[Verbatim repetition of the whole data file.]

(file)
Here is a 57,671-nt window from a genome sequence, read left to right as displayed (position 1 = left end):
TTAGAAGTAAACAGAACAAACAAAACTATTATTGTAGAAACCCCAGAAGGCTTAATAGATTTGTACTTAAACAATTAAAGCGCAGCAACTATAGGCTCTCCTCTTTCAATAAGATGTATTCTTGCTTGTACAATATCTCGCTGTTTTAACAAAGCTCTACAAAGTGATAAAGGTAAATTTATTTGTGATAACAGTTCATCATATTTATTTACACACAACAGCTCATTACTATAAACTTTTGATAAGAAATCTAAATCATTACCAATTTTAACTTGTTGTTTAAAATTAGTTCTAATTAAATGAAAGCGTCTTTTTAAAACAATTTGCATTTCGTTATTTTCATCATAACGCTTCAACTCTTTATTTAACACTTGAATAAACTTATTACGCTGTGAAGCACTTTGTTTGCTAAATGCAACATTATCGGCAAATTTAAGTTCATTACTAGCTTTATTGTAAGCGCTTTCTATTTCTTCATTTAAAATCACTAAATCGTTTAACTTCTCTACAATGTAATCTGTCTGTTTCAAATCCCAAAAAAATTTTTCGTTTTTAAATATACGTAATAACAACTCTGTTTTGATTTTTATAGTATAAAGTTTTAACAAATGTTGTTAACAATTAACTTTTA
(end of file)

Here is a 57,671-nt window from a genome sequence, read left to right as displayed (position 1 = left end):
TTAGAAGTAAACAGAACAAACAAAACTATTATTGTAGAAACCCCAGAAGGCTTAATAGATTTGTACTTAAACAATTAAAGCGCAGCAACTATAGGCTCTCCTCTTTCAATAAGATGTATTCTTGCTTGTACAATATCTCGCTGTTTTAACAAAGCTCTACAAAGTGATAAAGGTAAATTTATTTGTGATAACAGTTCATCATATTTATTTACACACAACAGCTCATTACTATAAACTTTTGATAAGAAATCTAAATCATTACCAATTTTAACTTGTTGTTTAAAATTAGTTCTAATTAAATGAAAGCGTCTTTTTAAAACAATTTGCATTTCGTTATTTTCATCATAACGCTTCAACTCTTTATTTAACACTTGAATAAACTTATTACGCTGTGAAGCACTTTGTTTGCTAAATGCAACATTATCGGCAAATTTAAGTTCATTACTAGCTTTATTGTAAGCGCTTTCTATTTCTTCATTTAAAATCACTAAATCGTTTAACTTCTCTACAATGTAATCTGTCTGTTTCAAATCCCAAAAAAATTTTTCGTTTTTAAATATACGTAATAACAACTCTGTTTTGATTTTTATAGTATAAAGTTTTAACAAATGTTGTTAACAATTAACTTTTA